July 9, 2012
I took a few days off last week which led to me cooking more than usual. I won’t go into everything I fixed but I have to extol the virtue of slow cooked Italian gravy. There are an abundance of recipes out there and I recommend keeping it simple. I also recommend using San Marzano tomatoes and white wine to sweeten instead of red. However, my focus this weekend was to cook it for at least 6 hours on a very low flame. The result was fantastic. Normally, I would cook my gravy for 2-3 hours but there is a change in flavor that the longer cook time creates. It brings out an additional depth that cannot be achieved with the shorter cooking time. I made three dishes with it. The first was twice cooked potatoes, (roasted, flattened and then fried), topped with sautéed mushrooms, mozzarella cheese, the hot gravy and then grated Parmigiano Reggiano. The second was toasted sourdough bread with a ladle of gravy, topped with a sunny side up egg, chopped basil and shaved Parmigiano Reggiano. The third and final dish was grilled swordfish served with fettuccini and our Italian gravy. It’s been years since I have cooked swordfish and, in addition to the gravy, I was looking forward to creating something new. I created an Italian seasoned marinade but you could substitute an Italian oil and vinegar dressing in a pinch. I marinated the fish to give it more than surface flavor. It is too dense to absorb very much flavor just by throwing it on the grill. Properly grilled with some of the reserve marinade spooned over, the swordfish was moist and delicious. Grilled Swordfish
is the recipe of the week. Enjoy!
Recently, I have noted more information on the web from the ILECs regarding SIP and SIP Trunking. I remember doing a blog a few years back about how SIP was seldom mentioned and very difficult to get from an ILEC. I see they are slowly coming around, albeit primarily an offering to larger midsize and enterprise customers. Of course, dedicated access is required and recommended to provide class of service which Broadvox also supports for larger installations. But the real news is the increase in the number of service providers that now offer SIP Trunks. Features appear to be much the same so pricing, service and flexibility are the differentiating factors. One bit of information that was difficult to find was the list of products with which the SIP Trunks were certified. Broadvox interoperability test (IOT) is very easy to find on our website and updated regularly. It is somewhat vexing that the information is not readily available from other service providers. As more businesses wish to take advantage of SIP Trunks, this information becomes critical to avoid the hassles of installing incompatible products. Most of the complaints regarding SIP implementations can be resolved with proper IOT and documentation. SIP Trunking is not the answer for every IP communications solution, sometimes simple VoIP will do just fine. SIP is required when the solution involves Unified Communications offerings and multi-location networks. But remember, most of Broadvox’s basic SIP Trunking customers are SMBs that want to enjoy the cost savings and business continuity features SIP provides. Most ILECs are not pursuing that market.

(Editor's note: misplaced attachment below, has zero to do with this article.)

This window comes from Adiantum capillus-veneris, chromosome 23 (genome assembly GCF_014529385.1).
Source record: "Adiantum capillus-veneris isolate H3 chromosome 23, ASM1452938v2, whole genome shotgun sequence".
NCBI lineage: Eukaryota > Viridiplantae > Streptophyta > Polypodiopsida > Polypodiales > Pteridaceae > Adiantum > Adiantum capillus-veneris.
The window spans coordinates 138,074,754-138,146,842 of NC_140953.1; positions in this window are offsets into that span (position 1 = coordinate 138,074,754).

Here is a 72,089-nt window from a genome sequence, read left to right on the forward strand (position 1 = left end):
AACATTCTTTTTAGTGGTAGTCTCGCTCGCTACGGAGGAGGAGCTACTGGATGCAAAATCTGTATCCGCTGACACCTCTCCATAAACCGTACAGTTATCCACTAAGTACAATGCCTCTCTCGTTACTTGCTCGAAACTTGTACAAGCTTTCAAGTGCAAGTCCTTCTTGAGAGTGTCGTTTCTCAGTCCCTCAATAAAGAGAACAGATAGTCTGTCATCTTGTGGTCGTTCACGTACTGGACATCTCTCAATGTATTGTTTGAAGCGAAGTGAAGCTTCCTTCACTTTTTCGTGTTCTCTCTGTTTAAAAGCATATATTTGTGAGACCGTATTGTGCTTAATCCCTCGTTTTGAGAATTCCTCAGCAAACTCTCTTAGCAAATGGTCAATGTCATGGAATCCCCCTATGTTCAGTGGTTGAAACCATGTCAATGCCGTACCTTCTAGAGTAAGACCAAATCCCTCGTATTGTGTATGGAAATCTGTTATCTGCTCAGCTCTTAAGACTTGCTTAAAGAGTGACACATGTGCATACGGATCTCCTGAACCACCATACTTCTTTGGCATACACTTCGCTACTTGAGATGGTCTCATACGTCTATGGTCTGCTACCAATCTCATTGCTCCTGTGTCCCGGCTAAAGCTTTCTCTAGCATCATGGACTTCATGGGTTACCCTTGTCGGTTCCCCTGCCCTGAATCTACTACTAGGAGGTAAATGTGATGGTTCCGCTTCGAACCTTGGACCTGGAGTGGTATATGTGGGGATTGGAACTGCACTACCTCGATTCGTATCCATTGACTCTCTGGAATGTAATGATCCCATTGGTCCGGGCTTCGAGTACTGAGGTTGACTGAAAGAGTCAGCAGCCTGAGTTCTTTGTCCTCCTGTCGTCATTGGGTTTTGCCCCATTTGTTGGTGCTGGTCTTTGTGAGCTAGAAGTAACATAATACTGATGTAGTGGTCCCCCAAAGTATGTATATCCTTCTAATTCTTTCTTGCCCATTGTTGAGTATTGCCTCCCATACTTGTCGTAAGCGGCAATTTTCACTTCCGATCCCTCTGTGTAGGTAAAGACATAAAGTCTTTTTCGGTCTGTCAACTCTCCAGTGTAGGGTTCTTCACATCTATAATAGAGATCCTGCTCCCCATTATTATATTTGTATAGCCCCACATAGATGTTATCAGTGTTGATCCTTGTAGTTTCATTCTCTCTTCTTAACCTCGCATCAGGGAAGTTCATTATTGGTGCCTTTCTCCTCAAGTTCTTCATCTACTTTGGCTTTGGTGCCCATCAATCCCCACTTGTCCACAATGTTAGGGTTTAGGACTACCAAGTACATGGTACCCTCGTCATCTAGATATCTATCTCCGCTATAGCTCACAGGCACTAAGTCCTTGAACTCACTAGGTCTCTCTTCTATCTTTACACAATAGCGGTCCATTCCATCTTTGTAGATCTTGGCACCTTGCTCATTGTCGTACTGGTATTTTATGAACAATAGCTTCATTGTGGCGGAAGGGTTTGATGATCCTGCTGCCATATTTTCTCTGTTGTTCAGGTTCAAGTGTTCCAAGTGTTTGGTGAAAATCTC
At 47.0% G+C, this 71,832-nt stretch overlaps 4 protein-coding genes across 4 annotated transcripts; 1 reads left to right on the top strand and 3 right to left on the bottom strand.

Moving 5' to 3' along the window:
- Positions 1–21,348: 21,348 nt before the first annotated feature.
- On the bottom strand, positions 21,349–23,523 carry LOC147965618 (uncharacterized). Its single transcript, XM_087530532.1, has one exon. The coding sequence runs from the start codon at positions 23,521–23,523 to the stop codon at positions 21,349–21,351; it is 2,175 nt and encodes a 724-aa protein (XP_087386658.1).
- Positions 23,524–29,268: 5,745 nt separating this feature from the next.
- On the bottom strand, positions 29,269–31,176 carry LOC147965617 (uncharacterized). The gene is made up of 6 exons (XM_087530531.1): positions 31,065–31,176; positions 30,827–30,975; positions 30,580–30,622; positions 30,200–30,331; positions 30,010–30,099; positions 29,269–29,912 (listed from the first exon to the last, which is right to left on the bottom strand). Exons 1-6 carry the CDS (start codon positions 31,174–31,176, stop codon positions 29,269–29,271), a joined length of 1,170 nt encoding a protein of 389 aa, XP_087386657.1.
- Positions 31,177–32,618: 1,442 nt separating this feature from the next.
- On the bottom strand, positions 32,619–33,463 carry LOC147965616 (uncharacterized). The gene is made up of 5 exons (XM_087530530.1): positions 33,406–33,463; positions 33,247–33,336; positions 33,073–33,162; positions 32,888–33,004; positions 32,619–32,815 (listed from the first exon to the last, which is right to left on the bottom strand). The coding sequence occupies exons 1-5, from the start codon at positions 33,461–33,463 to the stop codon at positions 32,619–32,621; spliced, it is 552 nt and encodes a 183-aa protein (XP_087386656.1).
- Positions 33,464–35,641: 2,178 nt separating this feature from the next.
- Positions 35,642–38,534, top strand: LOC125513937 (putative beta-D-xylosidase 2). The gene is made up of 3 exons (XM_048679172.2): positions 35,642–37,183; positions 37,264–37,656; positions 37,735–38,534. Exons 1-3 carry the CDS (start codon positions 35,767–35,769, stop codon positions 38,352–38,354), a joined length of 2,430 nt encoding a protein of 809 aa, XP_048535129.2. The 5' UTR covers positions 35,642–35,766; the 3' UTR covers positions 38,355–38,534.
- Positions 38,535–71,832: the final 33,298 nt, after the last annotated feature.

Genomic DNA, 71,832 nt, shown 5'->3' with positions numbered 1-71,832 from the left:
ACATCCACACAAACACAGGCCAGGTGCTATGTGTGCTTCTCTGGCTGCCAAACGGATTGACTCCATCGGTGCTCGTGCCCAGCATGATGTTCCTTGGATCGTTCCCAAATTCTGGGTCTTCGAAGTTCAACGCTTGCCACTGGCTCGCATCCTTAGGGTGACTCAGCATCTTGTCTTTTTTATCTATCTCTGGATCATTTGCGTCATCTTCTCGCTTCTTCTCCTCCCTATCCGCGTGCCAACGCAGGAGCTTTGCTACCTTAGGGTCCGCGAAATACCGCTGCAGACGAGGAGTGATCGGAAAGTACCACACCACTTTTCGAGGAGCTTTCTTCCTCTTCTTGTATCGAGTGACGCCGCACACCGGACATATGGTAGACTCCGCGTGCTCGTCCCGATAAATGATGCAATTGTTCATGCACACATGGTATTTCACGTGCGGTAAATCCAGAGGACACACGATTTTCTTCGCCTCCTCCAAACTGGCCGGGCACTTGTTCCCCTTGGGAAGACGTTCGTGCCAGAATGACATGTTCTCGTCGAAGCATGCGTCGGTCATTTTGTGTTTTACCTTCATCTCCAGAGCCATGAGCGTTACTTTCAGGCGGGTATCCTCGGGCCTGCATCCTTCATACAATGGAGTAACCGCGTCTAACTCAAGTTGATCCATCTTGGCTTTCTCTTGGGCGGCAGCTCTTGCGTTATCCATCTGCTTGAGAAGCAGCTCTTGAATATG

I am traveling the rest of the week and will not post another blog until next Monday. See you then.
By the way, Red (Italian Gravy), White (potato, bread, swordfish and pasta) and SIP (SIP Trunk and Pinot Grigio).
, Session Initiation Protocol
, SIP Trunk
, Unified Communications
, Voice over Internet Protocol
: Related Tags: italian gravy
, grilled swordfish
, parmigiano reggiano
, service providers
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